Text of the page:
In Fig. 6 I have shown another form of actuating mechanism which is identical to the first form with the exception that the position of the lever L with respect to the body A is reversed and the rubber band 20 extends through a suitable opening formed at the rear of the body with its ends secured to an extension 24. The operation of this lever is the same as in the first form and the projection of the toy is identical.
Although I have herein shown and described only two forms of toy embodying representing the head of my invention, it is to be understood that the body A may be shaped and carved to simulate other insects or animals and the mechanism for effecting the jumping of the toy varied and modified Without departing from the spirit of the invention or the spirit and scope of the appended claim.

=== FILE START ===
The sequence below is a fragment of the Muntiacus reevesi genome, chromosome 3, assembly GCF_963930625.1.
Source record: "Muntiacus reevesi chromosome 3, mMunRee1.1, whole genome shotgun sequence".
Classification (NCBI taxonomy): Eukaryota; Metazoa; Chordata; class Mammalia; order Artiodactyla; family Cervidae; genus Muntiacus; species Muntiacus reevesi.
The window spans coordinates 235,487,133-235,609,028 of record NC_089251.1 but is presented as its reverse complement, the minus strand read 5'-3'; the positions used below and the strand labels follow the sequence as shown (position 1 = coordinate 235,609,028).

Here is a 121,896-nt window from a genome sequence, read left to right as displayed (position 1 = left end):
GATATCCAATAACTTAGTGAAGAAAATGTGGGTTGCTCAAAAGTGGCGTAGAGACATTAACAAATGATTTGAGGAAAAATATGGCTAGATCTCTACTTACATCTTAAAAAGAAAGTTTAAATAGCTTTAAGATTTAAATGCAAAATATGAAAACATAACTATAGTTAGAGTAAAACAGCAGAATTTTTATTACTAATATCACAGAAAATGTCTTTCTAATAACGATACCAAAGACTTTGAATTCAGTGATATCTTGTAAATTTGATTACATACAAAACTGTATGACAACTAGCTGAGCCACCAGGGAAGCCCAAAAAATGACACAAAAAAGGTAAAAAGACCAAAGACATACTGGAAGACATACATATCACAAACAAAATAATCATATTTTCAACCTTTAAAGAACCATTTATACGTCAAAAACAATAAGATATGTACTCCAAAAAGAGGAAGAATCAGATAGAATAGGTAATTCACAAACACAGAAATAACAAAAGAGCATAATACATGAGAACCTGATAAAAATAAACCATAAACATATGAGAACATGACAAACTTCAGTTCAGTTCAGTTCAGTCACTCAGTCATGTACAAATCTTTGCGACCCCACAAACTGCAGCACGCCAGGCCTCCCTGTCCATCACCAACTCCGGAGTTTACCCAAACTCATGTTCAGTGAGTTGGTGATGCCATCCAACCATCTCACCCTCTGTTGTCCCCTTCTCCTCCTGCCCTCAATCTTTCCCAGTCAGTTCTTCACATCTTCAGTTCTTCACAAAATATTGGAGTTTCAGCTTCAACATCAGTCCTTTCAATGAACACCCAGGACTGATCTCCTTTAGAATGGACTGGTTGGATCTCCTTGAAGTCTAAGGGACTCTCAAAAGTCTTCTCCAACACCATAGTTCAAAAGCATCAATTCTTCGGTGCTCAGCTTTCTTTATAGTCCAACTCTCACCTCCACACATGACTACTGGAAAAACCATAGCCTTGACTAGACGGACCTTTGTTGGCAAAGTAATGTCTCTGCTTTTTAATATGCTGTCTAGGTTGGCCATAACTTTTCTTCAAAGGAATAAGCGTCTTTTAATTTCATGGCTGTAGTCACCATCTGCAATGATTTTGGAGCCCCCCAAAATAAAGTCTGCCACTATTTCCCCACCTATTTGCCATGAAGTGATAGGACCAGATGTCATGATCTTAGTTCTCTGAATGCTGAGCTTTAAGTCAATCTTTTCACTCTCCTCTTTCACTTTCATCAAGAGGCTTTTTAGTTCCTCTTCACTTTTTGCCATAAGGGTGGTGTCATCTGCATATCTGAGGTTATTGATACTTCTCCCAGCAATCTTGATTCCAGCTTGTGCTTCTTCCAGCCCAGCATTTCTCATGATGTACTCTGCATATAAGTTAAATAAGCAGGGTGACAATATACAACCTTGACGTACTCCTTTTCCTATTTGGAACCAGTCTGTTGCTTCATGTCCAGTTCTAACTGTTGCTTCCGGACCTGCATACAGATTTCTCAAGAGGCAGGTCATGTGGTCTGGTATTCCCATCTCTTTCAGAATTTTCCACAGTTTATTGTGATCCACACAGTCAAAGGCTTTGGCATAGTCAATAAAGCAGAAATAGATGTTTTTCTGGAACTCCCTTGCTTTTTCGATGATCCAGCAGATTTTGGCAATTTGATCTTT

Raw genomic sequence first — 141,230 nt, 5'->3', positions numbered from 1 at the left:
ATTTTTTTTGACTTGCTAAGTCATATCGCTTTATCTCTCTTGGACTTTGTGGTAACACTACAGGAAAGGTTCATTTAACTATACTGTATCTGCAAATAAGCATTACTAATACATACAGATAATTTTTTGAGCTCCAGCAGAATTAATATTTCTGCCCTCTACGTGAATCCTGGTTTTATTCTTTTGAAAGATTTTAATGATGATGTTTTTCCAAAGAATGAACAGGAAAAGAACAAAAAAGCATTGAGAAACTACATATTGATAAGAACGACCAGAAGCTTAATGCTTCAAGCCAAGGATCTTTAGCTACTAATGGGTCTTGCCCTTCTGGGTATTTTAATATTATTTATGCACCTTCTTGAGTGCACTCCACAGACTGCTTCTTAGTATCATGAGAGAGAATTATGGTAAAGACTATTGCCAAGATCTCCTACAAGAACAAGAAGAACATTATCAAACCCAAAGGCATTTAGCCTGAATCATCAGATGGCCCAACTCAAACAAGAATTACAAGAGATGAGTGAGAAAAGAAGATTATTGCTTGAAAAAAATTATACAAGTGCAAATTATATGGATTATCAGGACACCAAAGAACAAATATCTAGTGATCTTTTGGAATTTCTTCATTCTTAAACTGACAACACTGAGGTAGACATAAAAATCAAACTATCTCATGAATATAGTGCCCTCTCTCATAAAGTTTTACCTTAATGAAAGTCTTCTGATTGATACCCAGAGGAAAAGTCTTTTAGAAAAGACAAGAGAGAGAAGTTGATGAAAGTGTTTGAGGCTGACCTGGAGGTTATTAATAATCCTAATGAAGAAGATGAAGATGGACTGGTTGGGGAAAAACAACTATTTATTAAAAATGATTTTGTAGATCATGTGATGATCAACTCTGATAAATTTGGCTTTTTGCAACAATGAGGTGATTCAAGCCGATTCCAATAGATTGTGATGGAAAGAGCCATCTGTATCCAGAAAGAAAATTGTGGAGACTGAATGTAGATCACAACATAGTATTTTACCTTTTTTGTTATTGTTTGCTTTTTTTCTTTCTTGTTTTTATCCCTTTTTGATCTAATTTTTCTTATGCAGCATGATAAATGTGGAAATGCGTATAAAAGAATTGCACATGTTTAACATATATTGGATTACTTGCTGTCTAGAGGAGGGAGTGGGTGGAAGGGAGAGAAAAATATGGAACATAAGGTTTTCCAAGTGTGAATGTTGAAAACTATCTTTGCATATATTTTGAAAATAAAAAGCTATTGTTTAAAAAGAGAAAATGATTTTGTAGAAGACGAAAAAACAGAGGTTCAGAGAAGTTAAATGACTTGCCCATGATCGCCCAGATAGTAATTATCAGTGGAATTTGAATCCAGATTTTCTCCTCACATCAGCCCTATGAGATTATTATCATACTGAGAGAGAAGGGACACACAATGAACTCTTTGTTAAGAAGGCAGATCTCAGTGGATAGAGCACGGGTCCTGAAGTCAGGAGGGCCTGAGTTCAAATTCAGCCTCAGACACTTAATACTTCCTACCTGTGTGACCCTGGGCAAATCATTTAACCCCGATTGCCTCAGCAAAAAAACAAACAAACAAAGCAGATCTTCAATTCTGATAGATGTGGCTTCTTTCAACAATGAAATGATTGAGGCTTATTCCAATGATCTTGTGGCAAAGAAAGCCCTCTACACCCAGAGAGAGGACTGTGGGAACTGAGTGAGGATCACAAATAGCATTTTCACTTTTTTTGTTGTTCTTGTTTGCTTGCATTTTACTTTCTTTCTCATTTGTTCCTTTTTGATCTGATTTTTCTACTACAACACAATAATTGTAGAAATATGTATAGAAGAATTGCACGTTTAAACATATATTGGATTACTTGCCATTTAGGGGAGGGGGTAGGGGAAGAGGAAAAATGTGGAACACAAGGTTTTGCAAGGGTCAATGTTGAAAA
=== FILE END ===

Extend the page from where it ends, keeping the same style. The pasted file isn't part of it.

Having thus described my invention, I claim:
A toy of the character described comprising an elongated body formed to represent an insect and formed with a recess opening out at its bottom, the head portion of the body being formed with a peripheral groove and with an inclined slot rearwardly of the groove leading into the recess, a pin extending through the body transversely of the recess at substantially the center thereof, a lever formed as an open frame entirely containable within said recess and having one end formed as a cam, a body of adhesive material secured Within said recess and adapted to be engaged by the other end of said frame whereby to hold the latter norinally Within the recess, a pin extending across the opening of said frame, an elastic band secured to said second named pin, extending against said cam and through said slot, said band extending across the head portion of the main body, and a retaining band located Within said groove and forcing said elastic band thereinto.
GEORGE EDGAR FOR-D.